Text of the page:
Midterm Election: What do voters think of cannabis

What do voters think of cannabis in 2022? The majority of registered voters in the United States believe that cannabis consumption should be legal for adults.

Based on a NORMAL poll, voters’ support for legalization is greatest among African Americans (72%), Democrats (71%), those between the ages of 18 and 44 (70%), Hispanics (67%), and Independents (61%).

Midterm Election: What do voters think of cannabis

Midterm Election: What do voters think of cannabis

Voters in five states will determine cannabis legalization on their midterm ballot including:

Cannabis is illegal on the federal level even though states continue to march toward widespread legalization.

More than a year and a half into his term, President Joe Biden made good on a cannabis campaign promise by introducing a 3-step reform plan. It includes:

  1. Pardoning people with prior federal marijuana-related convictions
  2. Urging states to implement similar pardons
  3. Calling on the Department of Health and Human Services to declassify marijuana as a Schedule I controlled substance.

More than 6,500 people with federal marijuana-related charges are expected to see relief from Biden’s executive order.

Legal Cannabis

Cannabis legalization has gained traction according to the National Conference of State Legislatures where 19 states, two territories, and Washington D.C. have legalized recreational adult use. Another 18 states and one territory have medicinal programs.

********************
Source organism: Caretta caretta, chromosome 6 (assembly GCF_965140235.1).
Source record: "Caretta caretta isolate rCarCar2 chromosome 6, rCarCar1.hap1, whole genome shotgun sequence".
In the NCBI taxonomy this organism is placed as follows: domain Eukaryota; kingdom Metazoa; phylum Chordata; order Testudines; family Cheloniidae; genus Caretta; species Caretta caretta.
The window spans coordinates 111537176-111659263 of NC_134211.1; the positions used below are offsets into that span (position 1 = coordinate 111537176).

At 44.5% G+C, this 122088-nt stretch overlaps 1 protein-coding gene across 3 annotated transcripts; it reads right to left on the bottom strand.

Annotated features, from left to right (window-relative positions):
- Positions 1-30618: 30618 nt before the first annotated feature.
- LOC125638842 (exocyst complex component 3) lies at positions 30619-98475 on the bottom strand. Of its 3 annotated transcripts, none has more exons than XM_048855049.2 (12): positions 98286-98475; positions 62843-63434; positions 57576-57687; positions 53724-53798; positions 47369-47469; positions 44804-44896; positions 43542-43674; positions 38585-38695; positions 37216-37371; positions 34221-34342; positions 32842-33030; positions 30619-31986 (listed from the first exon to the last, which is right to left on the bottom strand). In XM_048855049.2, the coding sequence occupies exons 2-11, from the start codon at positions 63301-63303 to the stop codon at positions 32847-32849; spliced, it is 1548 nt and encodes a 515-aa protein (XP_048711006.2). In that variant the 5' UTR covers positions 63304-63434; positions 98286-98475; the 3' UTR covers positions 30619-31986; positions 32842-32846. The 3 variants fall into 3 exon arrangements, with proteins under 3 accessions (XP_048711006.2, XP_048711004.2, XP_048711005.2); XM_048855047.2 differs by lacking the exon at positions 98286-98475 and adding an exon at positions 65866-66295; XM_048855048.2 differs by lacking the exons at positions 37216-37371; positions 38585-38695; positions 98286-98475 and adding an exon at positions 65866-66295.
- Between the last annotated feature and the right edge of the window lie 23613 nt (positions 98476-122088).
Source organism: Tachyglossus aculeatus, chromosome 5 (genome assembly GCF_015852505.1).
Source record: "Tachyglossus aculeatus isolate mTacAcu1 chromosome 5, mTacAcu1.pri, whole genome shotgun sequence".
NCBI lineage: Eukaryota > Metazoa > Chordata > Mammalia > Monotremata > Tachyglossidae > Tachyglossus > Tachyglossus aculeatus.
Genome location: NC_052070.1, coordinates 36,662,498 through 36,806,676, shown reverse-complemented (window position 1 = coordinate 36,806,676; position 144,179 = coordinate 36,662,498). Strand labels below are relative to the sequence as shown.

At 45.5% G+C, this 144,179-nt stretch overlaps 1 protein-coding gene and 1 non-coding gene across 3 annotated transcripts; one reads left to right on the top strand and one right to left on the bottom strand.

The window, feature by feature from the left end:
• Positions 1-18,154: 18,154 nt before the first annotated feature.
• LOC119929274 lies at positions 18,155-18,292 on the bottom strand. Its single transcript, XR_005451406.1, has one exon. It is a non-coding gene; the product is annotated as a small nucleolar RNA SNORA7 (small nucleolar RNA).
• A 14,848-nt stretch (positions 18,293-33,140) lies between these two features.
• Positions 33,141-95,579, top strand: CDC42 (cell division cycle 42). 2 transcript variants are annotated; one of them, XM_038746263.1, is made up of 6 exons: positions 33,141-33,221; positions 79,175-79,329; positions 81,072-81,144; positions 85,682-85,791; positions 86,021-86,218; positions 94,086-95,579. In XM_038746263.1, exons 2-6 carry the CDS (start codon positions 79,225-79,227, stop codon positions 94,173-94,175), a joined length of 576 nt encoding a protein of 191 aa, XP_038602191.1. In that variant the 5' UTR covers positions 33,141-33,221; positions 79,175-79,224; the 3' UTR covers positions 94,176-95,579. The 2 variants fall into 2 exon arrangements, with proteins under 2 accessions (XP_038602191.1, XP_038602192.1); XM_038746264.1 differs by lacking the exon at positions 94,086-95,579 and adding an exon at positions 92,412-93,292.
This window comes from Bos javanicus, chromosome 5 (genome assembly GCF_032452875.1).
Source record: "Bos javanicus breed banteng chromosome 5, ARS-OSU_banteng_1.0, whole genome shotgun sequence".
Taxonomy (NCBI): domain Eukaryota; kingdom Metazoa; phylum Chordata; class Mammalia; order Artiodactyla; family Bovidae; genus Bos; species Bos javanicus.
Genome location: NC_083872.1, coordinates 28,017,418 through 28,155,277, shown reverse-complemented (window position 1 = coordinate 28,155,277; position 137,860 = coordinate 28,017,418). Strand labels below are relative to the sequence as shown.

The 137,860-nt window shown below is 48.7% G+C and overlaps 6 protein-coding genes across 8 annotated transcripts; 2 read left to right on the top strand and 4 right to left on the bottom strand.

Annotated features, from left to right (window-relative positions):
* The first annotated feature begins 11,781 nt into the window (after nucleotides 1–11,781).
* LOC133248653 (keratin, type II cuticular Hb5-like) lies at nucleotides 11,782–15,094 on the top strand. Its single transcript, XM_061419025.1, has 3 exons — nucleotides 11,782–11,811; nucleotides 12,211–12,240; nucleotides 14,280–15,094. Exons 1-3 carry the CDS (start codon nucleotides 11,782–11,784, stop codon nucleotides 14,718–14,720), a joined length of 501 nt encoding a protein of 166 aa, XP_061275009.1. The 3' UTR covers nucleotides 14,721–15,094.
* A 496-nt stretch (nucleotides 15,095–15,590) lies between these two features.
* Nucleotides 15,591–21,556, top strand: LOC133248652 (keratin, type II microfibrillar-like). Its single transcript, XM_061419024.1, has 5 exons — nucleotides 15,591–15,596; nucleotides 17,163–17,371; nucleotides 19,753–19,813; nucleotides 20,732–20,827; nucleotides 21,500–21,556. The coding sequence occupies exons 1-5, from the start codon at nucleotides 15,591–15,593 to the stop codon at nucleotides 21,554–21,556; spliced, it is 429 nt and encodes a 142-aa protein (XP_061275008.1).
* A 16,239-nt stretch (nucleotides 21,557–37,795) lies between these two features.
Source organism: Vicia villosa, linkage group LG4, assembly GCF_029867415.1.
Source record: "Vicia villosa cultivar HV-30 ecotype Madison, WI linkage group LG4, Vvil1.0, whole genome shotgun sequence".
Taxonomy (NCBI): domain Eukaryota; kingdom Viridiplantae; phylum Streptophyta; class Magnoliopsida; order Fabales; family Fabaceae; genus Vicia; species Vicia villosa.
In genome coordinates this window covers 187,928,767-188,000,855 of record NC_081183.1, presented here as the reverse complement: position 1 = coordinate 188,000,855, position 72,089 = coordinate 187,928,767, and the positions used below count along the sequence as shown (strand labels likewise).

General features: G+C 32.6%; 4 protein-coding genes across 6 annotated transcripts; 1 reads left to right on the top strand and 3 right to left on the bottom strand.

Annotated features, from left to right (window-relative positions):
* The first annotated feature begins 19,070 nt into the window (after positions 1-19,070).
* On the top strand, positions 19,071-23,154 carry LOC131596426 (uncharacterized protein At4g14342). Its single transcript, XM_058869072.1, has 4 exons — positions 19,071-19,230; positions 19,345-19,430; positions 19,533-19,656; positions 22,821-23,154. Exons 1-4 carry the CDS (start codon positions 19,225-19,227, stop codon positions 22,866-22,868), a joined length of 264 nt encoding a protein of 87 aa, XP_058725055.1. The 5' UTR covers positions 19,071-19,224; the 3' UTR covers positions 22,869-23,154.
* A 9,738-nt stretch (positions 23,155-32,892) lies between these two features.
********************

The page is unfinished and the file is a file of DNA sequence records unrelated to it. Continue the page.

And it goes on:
Midterm Election: What do voters think of cannabis

Midterm Election: What do voters think of cannabis

Half of the US goes Green

If all five of these ballot initiatives are successful, recreational cannabis would be legal in 24 states. And then in March of next year, Oklahoma could tip the scales to half of the United States.

Federally, marijuana is still classified as a Schedule I drug, alongside heroin and LSD, and can carry criminal penalties for possession.

Current Voter Views on Cannabis

Motivation for legalization varies, but proponents position the move as an opportunity to regulate the substance, create new jobs, and usher in criminal justice reform. If you look at the states that have gone legal, these claims are somewhat true, but the effectiveness of the program results are in the details of the execution.

Groups against legalization cite concerns around regulation, environmental impacts, potency and increased use among young people. A report funded by the National Institutes of Health found that young people used marijuana and some hallucinogens at record levels last year.

In a typical year, the midterms are a referendum on the current occupant of the White House, and generally do not leave behind good results for the president’s party, which typically loses an average of 28 House seats and 4 Senate seats in midterms, according to historical trends.

What the future holds: It will be interesting to see if cannabis moves the needle in the elections and if the average number of seats are increased or decreased.

If the Republicans take the majority in either the senate or the house, then national legalization will slow. However, If the conservative Republican states legalize cannabis at the midterm ballot, then Republicans may see it as a sign of things to come and work to develop passable bi-partisan cannabis legislation.




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